Tellingly, save for a solitary reference to the rising incidents of intra-state civil conflict on page 4 of the report, there is no greater reference to, or interrogation of the hydra-headed challenges of designing and implementing ICTs that meaningfully respond to civil strife and the challenges of statebuilding after protracted conflict. This is a failing that I often see from organisations and authors with little or no experience of real world peacebuilding, assuredly different to what’s in most textbooks on the topic. For example, a report by the US based National Academy of Engineering on technology and peacebuilding also falsely asserted that complex political emergencies (CPEs) can explained with simplistic diagrams and further, as a consequence, be easily transformed with the introduction of ICTs. This report could have been informed by what is not an insignificant body of research and work flagging the challenges in using ICTs for conflict prevention and post-conflict recovery documented on this blog alone, and for example on the ICT4Peace Foundation’s site and ICT4Peace Inventory. Lest it be misinterpreted, this is not a submission to include in the report every example herein or on the ICT4Peace wiki. Rather, I would have liked to see the authors far more rigorously flagging the challenges of using technology during and after CPE’s in a report that after all includes ‘conflict’ in its title. I guess a better definition of what the report addressed would have helped, since conflict, crisis, violence and emergencies are not the same.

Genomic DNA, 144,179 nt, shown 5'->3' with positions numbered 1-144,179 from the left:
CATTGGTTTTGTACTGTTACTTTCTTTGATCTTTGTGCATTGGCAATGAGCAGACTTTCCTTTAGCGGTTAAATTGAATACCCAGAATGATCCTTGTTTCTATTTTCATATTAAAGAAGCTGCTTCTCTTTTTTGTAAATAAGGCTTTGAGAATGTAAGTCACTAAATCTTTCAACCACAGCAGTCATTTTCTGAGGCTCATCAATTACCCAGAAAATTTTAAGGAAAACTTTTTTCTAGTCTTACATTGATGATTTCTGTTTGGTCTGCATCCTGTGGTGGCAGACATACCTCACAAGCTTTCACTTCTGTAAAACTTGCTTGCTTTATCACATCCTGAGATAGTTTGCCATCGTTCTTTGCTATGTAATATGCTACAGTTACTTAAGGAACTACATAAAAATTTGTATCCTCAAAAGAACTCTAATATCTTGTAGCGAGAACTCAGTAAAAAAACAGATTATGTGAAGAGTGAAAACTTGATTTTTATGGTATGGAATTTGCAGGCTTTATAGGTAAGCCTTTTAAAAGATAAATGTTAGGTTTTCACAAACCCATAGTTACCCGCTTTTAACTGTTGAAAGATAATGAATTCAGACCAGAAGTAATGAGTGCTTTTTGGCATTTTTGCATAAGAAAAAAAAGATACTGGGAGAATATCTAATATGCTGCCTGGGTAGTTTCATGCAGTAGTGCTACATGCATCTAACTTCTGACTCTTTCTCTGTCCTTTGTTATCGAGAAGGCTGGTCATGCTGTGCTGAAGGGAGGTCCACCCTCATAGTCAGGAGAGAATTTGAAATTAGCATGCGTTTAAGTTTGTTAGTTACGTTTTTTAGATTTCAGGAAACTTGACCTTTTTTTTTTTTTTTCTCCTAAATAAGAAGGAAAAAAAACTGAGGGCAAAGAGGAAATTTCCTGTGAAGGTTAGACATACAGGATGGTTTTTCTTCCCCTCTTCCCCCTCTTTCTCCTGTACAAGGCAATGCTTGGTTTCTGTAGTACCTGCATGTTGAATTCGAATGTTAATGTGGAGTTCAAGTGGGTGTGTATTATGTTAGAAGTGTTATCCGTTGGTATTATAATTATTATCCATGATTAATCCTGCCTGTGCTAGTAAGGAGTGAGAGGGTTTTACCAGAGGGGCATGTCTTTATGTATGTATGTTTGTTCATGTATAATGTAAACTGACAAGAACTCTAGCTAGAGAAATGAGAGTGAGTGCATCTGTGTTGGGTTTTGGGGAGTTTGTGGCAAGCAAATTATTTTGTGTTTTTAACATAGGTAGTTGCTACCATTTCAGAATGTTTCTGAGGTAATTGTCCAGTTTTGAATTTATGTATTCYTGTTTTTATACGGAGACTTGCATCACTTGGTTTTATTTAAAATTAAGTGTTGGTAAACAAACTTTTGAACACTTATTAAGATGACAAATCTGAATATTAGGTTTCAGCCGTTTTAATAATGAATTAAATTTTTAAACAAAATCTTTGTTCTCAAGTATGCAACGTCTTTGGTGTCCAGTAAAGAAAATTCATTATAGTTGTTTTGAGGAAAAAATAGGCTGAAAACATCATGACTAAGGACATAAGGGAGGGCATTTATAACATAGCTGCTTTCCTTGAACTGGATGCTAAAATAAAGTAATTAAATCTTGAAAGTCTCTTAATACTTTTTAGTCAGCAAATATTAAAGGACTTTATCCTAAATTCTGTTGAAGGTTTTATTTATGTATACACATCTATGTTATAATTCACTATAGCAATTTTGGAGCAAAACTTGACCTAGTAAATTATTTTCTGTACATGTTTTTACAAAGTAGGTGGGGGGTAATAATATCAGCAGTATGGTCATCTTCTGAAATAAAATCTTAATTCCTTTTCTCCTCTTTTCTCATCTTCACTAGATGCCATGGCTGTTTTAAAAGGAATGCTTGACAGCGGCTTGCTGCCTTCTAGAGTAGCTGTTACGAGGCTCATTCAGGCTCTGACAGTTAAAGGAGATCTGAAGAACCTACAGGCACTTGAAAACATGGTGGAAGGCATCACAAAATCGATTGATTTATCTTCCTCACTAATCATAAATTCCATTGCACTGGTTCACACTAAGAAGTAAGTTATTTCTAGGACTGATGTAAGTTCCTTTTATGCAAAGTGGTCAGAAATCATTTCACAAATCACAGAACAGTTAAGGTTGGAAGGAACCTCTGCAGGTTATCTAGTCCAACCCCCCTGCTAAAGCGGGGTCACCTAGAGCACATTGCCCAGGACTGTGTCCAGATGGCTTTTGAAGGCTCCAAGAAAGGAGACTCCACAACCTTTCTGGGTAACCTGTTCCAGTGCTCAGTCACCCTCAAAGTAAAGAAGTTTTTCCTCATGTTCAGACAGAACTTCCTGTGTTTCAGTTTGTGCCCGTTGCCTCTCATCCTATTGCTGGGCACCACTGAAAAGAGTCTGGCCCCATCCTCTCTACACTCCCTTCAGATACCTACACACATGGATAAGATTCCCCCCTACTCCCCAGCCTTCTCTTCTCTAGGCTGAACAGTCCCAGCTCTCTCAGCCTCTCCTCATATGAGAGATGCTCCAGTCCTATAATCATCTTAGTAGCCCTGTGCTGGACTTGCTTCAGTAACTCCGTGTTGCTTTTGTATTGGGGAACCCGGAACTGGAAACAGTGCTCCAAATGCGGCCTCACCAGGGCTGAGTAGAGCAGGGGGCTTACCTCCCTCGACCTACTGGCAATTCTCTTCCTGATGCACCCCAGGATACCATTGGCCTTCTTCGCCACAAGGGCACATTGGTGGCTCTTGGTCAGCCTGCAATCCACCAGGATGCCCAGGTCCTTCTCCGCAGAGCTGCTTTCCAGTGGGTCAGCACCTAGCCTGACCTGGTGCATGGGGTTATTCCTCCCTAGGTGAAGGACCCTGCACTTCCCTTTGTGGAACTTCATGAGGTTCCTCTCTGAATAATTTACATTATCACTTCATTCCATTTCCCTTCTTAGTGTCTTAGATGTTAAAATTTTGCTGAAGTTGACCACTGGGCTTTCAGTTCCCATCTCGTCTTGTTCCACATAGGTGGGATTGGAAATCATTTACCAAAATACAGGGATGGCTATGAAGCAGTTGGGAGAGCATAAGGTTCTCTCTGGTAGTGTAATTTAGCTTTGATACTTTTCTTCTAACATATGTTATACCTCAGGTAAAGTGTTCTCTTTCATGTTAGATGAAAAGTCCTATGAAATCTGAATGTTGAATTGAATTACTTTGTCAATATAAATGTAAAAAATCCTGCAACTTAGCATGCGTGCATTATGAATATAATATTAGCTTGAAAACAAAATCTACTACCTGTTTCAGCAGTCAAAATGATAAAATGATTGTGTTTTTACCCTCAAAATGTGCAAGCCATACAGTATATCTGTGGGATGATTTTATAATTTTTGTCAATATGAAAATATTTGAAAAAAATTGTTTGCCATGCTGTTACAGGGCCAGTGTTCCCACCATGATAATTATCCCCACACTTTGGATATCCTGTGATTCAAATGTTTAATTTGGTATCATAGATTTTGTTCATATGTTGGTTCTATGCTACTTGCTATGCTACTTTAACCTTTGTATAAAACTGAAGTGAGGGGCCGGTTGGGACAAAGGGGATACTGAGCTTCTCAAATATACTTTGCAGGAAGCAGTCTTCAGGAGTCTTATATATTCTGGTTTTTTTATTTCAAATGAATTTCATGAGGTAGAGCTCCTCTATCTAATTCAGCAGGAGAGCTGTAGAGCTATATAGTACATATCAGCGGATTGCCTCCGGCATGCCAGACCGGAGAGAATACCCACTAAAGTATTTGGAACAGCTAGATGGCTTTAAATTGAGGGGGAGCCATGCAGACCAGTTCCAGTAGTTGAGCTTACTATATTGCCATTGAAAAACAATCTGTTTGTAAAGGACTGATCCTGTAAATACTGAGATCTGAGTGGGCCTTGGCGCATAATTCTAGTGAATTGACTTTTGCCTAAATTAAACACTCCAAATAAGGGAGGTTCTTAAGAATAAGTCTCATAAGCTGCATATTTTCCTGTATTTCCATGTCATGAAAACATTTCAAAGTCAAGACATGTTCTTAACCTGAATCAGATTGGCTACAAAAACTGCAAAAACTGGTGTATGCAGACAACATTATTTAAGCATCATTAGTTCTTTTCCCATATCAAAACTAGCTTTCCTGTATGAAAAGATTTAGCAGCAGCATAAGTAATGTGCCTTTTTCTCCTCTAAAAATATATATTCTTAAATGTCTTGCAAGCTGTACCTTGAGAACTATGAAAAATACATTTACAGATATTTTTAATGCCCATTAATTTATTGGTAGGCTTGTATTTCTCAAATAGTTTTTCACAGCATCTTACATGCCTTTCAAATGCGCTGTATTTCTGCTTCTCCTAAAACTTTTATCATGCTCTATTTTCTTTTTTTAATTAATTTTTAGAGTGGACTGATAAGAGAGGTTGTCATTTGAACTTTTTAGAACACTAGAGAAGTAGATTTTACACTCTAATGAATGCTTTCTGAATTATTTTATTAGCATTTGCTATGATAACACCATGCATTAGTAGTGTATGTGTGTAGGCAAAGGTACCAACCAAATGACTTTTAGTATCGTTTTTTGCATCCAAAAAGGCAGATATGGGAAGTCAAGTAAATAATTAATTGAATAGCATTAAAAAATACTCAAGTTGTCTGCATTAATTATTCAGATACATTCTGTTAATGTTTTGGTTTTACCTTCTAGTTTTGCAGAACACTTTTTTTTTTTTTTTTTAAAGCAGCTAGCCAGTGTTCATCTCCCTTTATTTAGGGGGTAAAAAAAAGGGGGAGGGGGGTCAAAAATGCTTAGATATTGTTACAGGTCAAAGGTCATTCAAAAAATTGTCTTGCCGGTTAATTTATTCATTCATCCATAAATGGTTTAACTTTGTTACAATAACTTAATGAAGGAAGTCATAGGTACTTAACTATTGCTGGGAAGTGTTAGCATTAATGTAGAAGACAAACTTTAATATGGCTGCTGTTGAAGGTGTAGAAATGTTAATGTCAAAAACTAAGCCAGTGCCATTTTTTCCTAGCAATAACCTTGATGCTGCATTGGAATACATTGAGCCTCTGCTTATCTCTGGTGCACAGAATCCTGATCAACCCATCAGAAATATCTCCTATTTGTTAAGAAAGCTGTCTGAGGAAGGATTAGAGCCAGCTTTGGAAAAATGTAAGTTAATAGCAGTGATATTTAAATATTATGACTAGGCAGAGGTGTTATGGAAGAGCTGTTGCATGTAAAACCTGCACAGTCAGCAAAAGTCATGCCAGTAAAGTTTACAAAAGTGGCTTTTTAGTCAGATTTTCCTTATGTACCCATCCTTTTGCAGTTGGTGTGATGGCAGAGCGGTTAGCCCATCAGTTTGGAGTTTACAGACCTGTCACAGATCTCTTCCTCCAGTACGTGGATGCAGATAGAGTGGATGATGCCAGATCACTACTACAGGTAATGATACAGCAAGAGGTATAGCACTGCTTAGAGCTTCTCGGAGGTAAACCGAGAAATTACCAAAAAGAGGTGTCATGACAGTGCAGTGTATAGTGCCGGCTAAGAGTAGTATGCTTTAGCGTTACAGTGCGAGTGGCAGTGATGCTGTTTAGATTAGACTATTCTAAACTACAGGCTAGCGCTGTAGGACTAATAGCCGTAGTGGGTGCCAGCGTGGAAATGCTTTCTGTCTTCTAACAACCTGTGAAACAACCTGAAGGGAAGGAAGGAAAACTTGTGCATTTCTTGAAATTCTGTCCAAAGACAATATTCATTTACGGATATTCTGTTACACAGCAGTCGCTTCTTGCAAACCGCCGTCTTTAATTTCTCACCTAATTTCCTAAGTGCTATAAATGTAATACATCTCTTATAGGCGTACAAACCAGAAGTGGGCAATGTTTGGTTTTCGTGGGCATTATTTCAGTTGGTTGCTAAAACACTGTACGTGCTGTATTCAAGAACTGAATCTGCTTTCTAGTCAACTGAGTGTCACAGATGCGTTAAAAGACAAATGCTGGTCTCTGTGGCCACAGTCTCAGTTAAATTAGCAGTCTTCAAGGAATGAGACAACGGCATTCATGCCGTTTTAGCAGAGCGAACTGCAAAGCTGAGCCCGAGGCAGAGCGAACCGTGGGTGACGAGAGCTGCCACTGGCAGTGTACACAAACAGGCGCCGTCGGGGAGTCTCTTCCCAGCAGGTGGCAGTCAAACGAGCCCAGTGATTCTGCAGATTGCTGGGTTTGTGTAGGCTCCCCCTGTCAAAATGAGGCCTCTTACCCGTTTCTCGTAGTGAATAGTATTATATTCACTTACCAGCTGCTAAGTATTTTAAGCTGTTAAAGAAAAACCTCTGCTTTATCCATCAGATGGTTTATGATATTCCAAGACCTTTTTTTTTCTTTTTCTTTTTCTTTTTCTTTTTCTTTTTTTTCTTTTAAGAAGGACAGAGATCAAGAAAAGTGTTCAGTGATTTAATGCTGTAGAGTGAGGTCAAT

There are also a number of strange references in the report.